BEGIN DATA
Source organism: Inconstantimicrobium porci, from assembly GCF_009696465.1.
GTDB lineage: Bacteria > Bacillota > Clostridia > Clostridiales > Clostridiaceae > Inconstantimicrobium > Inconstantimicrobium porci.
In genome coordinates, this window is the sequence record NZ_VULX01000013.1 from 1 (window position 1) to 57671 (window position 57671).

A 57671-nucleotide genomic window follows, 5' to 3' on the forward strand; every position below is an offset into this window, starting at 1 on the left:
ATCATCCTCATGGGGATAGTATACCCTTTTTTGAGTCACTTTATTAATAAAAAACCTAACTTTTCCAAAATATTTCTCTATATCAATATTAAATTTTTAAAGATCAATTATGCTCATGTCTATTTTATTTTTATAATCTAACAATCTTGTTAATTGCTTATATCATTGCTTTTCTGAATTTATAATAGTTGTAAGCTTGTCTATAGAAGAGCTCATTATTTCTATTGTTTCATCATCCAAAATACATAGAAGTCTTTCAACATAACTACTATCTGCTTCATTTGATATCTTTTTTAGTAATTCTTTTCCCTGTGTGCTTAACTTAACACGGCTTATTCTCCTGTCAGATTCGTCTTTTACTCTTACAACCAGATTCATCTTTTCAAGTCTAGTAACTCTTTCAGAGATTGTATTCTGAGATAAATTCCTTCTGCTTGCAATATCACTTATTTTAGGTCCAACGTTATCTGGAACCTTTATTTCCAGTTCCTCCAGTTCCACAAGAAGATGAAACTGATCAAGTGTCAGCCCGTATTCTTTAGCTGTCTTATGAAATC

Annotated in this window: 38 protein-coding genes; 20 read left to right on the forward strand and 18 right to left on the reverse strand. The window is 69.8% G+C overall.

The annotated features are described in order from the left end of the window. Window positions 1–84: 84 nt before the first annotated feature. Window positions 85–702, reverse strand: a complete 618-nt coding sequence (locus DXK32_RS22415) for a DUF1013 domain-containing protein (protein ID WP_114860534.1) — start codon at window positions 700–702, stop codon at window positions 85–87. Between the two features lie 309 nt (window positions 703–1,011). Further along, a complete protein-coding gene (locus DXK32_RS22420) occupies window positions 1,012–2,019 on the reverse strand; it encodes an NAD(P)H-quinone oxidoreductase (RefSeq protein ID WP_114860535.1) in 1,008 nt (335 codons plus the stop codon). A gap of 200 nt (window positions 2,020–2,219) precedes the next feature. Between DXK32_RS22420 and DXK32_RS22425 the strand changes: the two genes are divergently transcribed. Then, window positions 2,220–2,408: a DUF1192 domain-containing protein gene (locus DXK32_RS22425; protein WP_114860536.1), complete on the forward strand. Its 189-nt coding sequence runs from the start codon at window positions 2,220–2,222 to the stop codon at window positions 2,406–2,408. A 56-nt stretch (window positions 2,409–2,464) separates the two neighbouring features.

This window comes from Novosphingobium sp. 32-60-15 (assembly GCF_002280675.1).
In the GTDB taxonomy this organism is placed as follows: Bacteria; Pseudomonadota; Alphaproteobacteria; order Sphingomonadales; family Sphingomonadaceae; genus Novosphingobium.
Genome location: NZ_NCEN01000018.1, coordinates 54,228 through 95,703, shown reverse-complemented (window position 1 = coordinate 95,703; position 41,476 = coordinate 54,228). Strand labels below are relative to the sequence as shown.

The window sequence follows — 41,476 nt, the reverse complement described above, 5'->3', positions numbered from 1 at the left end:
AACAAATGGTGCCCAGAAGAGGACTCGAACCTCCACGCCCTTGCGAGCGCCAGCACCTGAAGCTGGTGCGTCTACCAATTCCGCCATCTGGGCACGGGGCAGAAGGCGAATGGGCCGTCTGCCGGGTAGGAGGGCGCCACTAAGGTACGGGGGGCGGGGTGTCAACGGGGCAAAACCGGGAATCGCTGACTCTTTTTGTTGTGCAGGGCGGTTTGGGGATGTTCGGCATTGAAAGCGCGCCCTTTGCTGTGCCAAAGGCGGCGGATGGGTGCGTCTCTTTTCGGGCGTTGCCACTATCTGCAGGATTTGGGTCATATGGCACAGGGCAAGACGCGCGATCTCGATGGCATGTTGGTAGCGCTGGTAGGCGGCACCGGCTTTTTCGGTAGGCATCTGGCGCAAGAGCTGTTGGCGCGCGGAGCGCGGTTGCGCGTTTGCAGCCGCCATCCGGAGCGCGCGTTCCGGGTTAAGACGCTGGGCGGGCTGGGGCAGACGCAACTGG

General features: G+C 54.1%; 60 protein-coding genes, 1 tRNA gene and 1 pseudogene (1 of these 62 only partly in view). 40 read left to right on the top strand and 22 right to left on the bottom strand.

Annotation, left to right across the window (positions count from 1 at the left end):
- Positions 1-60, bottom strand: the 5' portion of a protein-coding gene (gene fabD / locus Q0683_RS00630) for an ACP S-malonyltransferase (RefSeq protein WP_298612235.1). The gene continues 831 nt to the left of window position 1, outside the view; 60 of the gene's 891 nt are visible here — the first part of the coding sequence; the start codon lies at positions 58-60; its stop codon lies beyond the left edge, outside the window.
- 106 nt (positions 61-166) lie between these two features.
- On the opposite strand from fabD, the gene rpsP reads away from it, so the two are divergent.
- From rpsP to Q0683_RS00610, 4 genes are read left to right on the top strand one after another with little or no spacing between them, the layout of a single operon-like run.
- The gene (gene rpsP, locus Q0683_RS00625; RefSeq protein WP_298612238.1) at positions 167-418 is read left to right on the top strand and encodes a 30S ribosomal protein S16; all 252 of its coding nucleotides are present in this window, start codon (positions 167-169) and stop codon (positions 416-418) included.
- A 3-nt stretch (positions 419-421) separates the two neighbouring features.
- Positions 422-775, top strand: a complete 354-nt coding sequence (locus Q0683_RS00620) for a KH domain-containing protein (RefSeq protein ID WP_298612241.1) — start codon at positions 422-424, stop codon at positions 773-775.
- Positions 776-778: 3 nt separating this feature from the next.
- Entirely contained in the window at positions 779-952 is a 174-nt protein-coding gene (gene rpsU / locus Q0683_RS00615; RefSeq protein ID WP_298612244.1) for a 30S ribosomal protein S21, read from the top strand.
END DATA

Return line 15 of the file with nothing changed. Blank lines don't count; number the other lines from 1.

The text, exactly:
- Positions 1-60, bottom strand: the 5' portion of a protein-coding gene (gene fabD / locus Q0683_RS00630) for an ACP S-malonyltransferase (RefSeq protein WP_298612235.1). The gene continues 831 nt to the left of window position 1, outside the view; 60 of the gene's 891 nt are visible here — the first part of the coding sequence; the start codon lies at positions 58-60; its stop codon lies beyond the left edge, outside the window.